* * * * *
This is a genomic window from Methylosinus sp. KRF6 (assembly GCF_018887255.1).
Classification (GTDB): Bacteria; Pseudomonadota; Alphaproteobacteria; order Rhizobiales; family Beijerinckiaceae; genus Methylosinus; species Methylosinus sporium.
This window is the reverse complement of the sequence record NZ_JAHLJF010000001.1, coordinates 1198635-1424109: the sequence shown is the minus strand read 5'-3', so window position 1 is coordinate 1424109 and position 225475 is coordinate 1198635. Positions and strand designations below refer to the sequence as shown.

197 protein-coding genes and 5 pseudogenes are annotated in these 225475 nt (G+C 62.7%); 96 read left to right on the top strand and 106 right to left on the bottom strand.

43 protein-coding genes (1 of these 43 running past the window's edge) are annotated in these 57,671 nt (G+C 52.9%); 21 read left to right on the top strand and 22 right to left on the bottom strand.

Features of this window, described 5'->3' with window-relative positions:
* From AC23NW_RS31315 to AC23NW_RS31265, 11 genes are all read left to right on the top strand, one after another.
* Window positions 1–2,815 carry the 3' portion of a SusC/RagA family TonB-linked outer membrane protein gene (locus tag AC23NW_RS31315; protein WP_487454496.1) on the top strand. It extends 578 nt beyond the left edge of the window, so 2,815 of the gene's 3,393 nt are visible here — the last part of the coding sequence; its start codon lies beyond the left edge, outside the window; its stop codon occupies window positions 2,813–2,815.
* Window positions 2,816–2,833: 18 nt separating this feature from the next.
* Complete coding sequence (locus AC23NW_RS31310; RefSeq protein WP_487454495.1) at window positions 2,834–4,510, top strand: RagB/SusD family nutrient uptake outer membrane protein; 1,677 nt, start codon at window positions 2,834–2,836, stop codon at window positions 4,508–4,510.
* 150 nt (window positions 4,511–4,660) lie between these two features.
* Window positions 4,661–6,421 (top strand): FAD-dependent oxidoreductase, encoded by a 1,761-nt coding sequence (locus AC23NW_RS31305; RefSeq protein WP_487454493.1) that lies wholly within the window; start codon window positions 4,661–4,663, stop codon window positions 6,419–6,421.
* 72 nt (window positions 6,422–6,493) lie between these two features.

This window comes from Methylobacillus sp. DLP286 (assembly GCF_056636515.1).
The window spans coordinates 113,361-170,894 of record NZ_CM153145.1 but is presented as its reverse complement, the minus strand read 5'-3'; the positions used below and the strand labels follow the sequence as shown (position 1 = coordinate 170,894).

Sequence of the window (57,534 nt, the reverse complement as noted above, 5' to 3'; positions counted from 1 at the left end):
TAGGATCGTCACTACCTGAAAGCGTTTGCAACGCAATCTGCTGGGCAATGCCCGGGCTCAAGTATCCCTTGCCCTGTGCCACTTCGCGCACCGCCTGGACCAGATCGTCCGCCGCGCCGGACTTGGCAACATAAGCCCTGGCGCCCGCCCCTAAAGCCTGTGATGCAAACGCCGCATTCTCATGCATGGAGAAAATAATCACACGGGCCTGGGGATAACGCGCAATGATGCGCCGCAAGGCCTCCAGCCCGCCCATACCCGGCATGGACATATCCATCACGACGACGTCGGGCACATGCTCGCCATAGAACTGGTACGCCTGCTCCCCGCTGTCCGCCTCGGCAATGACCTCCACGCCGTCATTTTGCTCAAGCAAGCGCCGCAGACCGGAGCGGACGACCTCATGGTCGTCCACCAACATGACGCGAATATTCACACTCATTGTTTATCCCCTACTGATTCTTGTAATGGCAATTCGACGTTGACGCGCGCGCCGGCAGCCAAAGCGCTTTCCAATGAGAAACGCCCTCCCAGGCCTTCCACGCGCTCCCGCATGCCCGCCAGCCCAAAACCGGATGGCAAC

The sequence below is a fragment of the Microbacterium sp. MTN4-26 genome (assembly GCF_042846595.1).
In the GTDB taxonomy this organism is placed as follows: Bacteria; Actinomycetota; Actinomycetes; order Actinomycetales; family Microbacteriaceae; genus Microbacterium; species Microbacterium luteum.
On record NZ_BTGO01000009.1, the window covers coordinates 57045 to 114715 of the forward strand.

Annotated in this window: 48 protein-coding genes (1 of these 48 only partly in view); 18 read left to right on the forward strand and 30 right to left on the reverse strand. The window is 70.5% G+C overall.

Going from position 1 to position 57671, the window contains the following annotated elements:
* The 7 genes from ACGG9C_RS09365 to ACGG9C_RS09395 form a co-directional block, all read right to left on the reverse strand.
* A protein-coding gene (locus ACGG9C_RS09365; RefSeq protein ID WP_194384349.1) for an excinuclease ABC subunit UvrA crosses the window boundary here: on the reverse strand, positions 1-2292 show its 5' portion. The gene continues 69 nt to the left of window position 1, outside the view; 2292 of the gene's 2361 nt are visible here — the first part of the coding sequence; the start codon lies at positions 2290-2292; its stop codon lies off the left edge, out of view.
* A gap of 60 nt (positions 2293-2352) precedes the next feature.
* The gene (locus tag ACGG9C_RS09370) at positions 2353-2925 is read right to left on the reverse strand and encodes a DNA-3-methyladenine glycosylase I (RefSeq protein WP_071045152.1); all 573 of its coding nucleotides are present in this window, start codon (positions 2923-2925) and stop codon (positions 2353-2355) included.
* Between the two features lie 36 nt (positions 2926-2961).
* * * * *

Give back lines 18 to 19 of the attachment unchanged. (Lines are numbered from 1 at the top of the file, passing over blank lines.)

The sequence below is a fragment of the Microbacterium sp. MTN4-26 genome (assembly GCF_042846595.1).
In the GTDB taxonomy this organism is placed as follows: Bacteria; Actinomycetota; Actinomycetes; order Actinomycetales; family Microbacteriaceae; genus Microbacterium; species Microbacterium luteum.